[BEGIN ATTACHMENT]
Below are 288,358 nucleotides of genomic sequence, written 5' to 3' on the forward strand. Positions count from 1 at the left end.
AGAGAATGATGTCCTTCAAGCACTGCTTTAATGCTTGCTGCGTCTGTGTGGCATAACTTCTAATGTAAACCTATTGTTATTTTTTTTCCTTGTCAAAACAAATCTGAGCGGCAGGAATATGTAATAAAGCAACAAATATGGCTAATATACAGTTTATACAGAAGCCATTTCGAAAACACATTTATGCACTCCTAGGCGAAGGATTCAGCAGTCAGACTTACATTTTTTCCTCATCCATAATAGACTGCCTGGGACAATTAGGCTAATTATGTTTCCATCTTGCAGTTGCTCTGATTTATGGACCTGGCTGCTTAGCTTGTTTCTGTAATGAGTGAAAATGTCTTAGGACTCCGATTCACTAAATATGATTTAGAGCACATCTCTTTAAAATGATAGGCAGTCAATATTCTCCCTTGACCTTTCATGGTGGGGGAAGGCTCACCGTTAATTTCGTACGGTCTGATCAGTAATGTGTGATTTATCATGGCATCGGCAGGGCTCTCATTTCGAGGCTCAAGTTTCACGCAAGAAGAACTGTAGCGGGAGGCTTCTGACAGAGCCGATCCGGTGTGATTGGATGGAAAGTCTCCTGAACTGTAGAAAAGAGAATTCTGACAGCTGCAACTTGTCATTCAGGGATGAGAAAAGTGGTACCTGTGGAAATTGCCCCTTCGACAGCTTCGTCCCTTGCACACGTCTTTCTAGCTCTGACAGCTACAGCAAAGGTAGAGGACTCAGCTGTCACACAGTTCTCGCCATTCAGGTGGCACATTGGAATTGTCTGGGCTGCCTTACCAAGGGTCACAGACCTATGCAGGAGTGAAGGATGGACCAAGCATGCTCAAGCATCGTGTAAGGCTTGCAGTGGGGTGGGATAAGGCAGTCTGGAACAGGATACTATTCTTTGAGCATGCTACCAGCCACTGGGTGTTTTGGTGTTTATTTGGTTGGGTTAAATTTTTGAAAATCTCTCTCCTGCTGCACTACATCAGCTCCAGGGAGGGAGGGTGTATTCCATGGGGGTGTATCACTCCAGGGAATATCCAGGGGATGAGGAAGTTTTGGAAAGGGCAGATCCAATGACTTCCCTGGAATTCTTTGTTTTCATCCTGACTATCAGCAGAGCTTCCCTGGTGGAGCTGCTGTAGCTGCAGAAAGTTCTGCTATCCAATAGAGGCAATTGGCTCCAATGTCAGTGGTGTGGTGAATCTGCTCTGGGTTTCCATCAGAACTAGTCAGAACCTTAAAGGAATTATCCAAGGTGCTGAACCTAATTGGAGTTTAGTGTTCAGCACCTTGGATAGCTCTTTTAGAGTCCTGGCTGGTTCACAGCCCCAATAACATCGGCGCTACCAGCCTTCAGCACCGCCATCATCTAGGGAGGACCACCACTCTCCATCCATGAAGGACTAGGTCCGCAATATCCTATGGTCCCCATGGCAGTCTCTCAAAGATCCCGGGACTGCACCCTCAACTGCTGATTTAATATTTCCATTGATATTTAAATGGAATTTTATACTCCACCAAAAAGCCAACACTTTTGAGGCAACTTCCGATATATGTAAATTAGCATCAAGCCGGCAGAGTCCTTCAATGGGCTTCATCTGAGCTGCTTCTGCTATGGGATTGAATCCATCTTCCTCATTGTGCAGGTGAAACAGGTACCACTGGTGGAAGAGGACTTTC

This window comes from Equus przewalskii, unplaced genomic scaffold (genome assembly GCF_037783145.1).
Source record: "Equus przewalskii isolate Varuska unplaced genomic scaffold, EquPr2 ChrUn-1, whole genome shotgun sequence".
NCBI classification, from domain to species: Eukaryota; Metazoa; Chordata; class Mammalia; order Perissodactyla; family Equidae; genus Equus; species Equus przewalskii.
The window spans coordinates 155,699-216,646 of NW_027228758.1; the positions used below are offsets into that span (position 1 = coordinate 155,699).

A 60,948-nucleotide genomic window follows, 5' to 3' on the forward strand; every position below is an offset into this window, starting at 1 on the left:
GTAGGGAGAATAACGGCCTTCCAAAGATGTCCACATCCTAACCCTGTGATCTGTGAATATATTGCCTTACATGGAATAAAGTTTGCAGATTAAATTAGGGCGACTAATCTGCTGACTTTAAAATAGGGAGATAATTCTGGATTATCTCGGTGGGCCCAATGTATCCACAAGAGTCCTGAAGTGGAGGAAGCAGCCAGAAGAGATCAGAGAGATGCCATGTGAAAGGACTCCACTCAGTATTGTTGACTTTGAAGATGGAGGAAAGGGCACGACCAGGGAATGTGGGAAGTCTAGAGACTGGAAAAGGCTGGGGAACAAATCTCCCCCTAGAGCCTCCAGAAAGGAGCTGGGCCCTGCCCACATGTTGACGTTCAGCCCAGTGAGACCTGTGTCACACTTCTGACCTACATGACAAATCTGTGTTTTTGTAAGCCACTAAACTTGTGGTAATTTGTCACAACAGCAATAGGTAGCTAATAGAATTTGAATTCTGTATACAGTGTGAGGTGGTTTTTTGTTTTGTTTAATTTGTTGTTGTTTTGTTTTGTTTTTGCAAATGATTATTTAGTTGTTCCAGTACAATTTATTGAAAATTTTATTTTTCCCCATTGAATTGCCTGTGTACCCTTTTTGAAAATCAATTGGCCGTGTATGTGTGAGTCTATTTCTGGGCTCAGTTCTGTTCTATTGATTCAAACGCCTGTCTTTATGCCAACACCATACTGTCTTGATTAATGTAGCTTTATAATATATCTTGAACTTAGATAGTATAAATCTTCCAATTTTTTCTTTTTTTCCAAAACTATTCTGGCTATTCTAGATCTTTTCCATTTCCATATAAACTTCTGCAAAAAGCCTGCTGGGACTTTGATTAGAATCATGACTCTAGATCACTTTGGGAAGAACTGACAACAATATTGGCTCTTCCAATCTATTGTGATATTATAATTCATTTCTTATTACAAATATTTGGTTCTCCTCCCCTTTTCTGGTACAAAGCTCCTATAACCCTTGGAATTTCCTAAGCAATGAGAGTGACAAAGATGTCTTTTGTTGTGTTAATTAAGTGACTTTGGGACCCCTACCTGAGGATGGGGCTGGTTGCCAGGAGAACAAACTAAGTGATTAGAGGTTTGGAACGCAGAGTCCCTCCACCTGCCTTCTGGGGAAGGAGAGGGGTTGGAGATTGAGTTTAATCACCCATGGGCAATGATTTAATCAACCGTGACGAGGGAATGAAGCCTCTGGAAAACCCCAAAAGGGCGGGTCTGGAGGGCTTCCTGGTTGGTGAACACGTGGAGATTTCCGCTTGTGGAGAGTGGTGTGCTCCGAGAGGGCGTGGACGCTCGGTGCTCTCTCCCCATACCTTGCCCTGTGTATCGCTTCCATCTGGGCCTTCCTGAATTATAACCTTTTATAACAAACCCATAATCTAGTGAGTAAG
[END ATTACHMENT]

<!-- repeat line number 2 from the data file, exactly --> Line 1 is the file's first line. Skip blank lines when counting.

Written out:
AGAGAATGATGTCCTTCAAGCACTGCTTTAATGCTTGCTGCGTCTGTGTGGCATAACTTCTAATGTAAACCTATTGTTATTTTTTTTCCTTGTCAAAACAAATCTGAGCGGCAGGAATATGTAATAAAGCAACAAATATGGCTAATATACAGTTTATACAGAAGCCATTTCGAAAACACATTTATGCACTCCTAGGCGAAGGATTCAGCAGTCAGACTTACATTTTTTCCTCATCCATAATAGACTGCCTGGGACAATTAGGCTAATTATGTTTCCATCTTGCAGTTGCTCTGATTTATGGACCTGGCTGCTTAGCTTGTTTCTGTAATGAGTGAAAATGTCTTAGGACTCCGATTCACTAAATATGATTTAGAGCACATCTCTTTAAAATGATAGGCAGTCAATATTCTCCCTTGACCTTTCATGGTGGGGGAAGGCTCACCGTTAATTTCGTACGGTCTGATCAGTAATGTGTGATTTATCATGGCATCGGCAGGGCTCTCATTTCGAGGCTCAAGTTTCACGCAAGAAGAACTGTAGCGGGAGGCTTCTGACAGAGCCGATCCGGTGTGATTGGATGGAAAGTCTCCTGAACTGTAGAAAAGAGAATTCTGACAGCTGCAACTTGTCATTCAGGGATGAGAAAAGTGGTACCTGTGGAAATTGCCCCTTCGACAGCTTCGTCCCTTGCACACGTCTTTCTAGCTCTGACAGCTACAGCAAAGGTAGAGGACTCAGCTGTCACACAGTTCTCGCCATTCAGGTGGCACATTGGAATTGTCTGGGCTGCCTTACCAAGGGTCACAGACCTATGCAGGAGTGAAGGATGGACCAAGCATGCTCAAGCATCGTGTAAGGCTTGCAGTGGGGTGGGATAAGGCAGTCTGGAACAGGATACTATTCTTTGAGCATGCTACCAGCCACTGGGTGTTTTGGTGTTTATTTGGTTGGGTTAAATTTTTGAAAATCTCTCTCCTGCTGCACTACATCAGCTCCAGGGAGGGAGGGTGTATTCCATGGGGGTGTATCACTCCAGGGAATATCCAGGGGATGAGGAAGTTTTGGAAAGGGCAGATCCAATGACTTCCCTGGAATTCTTTGTTTTCATCCTGACTATCAGCAGAGCTTCCCTGGTGGAGCTGCTGTAGCTGCAGAAAGTTCTGCTATCCAATAGAGGCAATTGGCTCCAATGTCAGTGGTGTGGTGAATCTGCTCTGGGTTTCCATCAGAACTAGTCAGAACCTTAAAGGAATTATCCAAGGTGCTGAACCTAATTGGAGTTTAGTGTTCAGCACCTTGGATAGCTCTTTTAGAGTCCTGGCTGGTTCACAGCCCCAATAACATCGGCGCTACCAGCCTTCAGCACCGCCATCATCTAGGGAGGACCACCACTCTCCATCCATGAAGGACTAGGTCCGCAATATCCTATGGTCCCCATGGCAGTCTCTCAAAGATCCCGGGACTGCACCCTCAACTGCTGATTTAATATTTCCATTGATATTTAAATGGAATTTTATACTCCACCAAAAAGCCAACACTTTTGAGGCAACTTCCGATATATGTAAATTAGCATCAAGCCGGCAGAGTCCTTCAATGGGCTTCATCTGAGCTGCTTCTGCTATGGGATTGAATCCATCTTCCTCATTGTGCAGGTGAAACAGGTACCACTGGTGGAAGAGGACTTTC